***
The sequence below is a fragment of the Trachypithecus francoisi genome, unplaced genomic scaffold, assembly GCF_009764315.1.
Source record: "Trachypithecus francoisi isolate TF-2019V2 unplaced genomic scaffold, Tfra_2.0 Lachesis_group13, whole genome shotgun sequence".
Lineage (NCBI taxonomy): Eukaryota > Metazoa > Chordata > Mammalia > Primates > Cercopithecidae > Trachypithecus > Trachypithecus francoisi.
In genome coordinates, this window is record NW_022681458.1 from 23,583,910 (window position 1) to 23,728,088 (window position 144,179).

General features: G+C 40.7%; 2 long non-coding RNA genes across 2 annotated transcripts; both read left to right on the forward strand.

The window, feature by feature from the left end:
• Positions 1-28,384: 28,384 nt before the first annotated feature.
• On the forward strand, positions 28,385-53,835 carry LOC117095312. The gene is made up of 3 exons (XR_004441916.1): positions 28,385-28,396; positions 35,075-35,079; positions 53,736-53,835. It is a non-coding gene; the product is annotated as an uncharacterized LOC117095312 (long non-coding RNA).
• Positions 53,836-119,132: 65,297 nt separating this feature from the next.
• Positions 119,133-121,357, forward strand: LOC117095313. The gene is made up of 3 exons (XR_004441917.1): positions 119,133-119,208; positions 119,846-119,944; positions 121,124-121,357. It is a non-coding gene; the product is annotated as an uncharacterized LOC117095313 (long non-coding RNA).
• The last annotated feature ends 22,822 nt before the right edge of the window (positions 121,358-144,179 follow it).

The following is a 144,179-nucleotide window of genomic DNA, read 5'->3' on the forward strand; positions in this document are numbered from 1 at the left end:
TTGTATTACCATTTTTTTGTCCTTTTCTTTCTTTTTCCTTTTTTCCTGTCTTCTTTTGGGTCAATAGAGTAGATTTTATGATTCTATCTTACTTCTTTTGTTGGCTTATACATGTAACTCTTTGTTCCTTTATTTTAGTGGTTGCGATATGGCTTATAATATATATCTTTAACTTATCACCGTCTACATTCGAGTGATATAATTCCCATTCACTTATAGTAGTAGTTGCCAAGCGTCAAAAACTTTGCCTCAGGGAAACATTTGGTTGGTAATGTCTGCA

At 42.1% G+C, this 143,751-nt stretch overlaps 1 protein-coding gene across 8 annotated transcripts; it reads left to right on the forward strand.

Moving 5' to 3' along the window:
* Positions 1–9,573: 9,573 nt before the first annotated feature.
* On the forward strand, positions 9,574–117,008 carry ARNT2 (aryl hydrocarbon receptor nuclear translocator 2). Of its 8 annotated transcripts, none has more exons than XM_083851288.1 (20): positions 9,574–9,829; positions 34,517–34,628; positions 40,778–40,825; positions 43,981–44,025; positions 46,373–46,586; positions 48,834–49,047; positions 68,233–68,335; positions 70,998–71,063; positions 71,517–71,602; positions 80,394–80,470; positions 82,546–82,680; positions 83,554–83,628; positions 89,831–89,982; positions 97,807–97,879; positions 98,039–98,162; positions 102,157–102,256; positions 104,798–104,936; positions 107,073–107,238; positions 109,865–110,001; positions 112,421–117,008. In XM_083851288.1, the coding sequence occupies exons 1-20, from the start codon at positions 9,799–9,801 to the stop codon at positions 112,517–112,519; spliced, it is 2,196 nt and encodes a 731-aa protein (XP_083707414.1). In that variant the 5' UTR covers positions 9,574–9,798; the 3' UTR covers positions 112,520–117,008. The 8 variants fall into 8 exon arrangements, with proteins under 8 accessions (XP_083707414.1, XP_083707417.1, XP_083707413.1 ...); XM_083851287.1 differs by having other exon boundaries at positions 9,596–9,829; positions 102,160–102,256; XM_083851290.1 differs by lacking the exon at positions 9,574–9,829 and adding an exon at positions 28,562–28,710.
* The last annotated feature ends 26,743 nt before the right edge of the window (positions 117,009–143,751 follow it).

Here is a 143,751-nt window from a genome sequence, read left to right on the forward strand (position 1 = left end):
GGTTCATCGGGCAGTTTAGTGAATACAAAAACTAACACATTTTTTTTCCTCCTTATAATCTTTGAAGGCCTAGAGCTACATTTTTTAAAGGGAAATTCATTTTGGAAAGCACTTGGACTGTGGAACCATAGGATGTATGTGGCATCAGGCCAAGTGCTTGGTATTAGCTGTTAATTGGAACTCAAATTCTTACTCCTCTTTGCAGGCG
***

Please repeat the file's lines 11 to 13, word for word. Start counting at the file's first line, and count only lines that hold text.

• The last annotated feature ends 22,822 nt before the right edge of the window (positions 121,358-144,179 follow it).

The following is a 144,179-nucleotide window of genomic DNA, read 5'->3' on the forward strand; positions in this document are numbered from 1 at the left end:
TTGTATTACCATTTTTTTGTCCTTTTCTTTCTTTTTCCTTTTTTCCTGTCTTCTTTTGGGTCAATAGAGTAGATTTTATGATTCTATCTTACTTCTTTTGTTGGCTTATACATGTAACTCTTTGTTCCTTTATTTTAGTGGTTGCGATATGGCTTATAATATATATCTTTAACTTATCACCGTCTACATTCGAGTGATATAATTCCCATTCACTTATAGTAGTAGTTGCCAAGCGTCAAAAACTTTGCCTCAGGGAAACATTTGGTTGGTAATGTCTGCA